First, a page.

Detroit Lions coach Dan Campbell finally got clarification on the missed delay-of-game penalty in his team’s loss to the Baltimore Ravens last week and it was not much clarification at all.
Campbell said he did not turn that play in to the league for a written review but did phone the NFL office to get feedback on the call.
“It’s really a subjective call is really what it came down to,” Campbell said Friday. “So, I think they are split on it. Some are — it’s just that you’ve heard the process and I’ll be truthful with you, I don’t even remember it. I’m so done with it now. It’s not something I even consider. “
Officials did not call a delay-of-game penalty on a second-and-10 play just before Justin Tucker’s game-winning 66-yard field goal, when Lamar Jackson took a snap about 1.8 seconds after the play clock expired.
Officials typically allow a brief grace period once the play clock hits zero before stopping play, about the length of time it takes to look from the play clock to the center to make sure the ball is being snapped.
Referee Scott Novak offered little explanation for the no-call in a pool report after the game, explaining the mechanics of how the penalty is enforced but insisting he had not reviewed the play to determine whether a penalty should have been enforced.
Had a delay-of-game penalty been called, the Ravens would have had to try a 71-yard field goal or more likely heave a Hail Mary towards the end zone.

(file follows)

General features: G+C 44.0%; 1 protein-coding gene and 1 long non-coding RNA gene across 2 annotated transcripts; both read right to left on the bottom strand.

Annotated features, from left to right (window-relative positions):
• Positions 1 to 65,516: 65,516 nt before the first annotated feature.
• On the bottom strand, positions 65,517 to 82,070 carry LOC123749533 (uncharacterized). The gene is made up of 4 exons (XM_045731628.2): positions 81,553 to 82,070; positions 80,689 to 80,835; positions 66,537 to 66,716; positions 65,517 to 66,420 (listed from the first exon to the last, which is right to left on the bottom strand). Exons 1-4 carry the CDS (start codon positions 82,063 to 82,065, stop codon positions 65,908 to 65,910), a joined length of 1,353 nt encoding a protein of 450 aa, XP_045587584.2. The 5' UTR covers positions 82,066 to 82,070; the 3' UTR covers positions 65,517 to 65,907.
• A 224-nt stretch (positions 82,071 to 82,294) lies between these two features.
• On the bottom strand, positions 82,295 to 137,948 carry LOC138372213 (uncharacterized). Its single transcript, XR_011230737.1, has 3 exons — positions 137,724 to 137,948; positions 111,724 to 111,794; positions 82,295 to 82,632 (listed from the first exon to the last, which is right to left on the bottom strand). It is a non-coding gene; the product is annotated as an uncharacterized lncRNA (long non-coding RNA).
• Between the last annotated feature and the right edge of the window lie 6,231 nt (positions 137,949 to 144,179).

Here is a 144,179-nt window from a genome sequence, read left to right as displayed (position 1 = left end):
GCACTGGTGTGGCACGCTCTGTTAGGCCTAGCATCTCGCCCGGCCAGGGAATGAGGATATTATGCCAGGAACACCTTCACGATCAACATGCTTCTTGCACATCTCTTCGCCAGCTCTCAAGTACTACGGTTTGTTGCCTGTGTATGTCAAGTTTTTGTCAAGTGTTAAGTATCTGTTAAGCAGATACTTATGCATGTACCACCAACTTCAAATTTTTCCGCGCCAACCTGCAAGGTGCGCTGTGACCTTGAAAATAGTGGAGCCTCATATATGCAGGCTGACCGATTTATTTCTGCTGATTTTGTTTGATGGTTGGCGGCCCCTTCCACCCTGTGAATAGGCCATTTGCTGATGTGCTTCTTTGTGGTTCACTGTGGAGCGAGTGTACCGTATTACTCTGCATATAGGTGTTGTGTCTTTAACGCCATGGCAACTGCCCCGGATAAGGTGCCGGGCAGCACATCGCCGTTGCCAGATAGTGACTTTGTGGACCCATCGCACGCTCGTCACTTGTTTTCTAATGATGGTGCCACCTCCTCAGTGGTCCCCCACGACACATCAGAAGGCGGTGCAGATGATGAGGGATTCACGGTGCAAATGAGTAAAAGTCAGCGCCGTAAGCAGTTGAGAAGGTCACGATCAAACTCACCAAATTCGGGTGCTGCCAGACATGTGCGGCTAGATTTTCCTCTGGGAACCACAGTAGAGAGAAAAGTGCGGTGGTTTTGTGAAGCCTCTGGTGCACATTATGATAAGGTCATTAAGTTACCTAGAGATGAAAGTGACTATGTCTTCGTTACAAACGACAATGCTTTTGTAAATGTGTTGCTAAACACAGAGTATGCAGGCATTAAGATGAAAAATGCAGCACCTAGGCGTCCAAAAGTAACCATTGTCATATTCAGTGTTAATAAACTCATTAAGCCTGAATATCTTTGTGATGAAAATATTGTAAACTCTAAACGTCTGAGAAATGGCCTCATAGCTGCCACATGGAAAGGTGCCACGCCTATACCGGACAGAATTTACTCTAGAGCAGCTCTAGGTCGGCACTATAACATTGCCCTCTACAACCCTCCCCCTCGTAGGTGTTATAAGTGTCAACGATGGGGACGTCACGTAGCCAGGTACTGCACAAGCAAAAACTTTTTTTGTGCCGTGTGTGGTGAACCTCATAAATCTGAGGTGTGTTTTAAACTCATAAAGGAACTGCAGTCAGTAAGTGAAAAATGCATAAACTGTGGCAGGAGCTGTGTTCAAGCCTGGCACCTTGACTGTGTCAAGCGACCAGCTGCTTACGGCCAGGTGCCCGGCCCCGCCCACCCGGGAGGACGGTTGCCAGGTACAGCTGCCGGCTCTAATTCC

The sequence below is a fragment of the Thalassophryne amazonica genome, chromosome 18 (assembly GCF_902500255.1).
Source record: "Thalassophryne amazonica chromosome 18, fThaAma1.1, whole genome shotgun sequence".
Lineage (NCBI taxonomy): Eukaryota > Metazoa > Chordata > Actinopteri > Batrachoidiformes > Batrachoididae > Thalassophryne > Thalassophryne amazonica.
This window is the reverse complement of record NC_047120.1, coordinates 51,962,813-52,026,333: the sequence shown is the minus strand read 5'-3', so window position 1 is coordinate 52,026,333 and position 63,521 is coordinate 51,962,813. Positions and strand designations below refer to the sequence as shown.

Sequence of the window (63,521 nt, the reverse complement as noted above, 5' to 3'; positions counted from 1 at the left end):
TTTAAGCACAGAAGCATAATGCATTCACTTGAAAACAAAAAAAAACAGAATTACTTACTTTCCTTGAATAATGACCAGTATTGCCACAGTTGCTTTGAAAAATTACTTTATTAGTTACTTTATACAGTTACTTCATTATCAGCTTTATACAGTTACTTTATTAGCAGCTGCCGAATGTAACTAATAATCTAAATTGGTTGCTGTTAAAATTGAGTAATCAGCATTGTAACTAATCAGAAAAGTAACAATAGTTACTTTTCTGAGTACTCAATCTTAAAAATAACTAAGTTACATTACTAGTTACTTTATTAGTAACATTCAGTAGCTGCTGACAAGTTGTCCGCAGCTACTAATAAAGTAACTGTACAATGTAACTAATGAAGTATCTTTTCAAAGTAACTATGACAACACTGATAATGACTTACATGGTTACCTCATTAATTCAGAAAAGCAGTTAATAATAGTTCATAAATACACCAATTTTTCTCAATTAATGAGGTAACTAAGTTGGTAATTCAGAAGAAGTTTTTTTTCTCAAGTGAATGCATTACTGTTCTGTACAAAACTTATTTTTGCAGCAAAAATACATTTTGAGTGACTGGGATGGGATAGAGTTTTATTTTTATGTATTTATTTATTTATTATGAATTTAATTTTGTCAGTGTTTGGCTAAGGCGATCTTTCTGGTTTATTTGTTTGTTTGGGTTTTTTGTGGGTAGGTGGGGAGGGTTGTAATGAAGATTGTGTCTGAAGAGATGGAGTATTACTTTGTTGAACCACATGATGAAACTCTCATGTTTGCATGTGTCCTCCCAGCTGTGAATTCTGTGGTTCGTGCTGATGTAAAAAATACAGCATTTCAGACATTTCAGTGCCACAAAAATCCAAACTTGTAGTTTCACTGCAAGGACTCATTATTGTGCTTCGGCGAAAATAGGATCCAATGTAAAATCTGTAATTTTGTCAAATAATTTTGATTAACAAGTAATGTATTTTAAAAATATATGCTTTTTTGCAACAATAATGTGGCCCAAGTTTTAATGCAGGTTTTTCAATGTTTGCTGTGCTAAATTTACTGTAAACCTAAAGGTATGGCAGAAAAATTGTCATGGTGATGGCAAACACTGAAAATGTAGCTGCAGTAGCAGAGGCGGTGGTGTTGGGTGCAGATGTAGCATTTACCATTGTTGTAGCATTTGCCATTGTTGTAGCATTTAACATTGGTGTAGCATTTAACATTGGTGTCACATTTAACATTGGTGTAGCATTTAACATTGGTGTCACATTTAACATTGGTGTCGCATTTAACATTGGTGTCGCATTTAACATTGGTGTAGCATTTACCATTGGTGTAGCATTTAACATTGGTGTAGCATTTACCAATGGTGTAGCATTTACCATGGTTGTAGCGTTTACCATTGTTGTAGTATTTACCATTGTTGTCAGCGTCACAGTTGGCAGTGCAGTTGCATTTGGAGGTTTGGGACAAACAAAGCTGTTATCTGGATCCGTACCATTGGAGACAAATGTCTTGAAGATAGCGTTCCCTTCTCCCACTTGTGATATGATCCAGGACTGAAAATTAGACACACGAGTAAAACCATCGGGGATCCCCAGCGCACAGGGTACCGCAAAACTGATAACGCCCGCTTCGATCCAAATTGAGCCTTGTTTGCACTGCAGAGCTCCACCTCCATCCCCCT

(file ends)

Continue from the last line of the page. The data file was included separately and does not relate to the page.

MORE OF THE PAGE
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The play clock on the CBS broadcast was in sync with the play clock at Ford Field.
Campbell said he did not turn any officiating calls into the league for review this week and typically only asks for clarification on decisions that can help him as a coach going forward.
“The ones where it’s like, ‘Should this have been holding?’ Campbell stated that although I am certain I will get the “Yes, it should have held” answer, Campbell did not agree. “Each team will turn them in, and it’s like: Look, that’s just not worth it. It’s the ones that say, “Why would you push the play clock here?” It’s not understandable. It’s not clear to me. Then again, if you do get clarification in one direction or another it will help you move forward.
“I want to use it like not so much, like, ‘I told you, you were wrong.’ It is what I want. Is there anything I have missed? Can it help us move forward? “
The Lions have a long history of being on the wrong end of controversial officiating decisions, from Calvin Johnson’s “process of the catch” game against the Chicago Bears in 2010, to the Golden Tate clock run off in 2017.
Campbell said he understands why some would prefer him to badger the league on the organization’s behalf, but said, “That’s not my place. “
“And look, I came from a place (with the New Orleans Saints) where we didn’t have some great calls go our way either and we won a lot of games,” he said. I don’t use that as an excuse. “I don’t use that as an excuse. “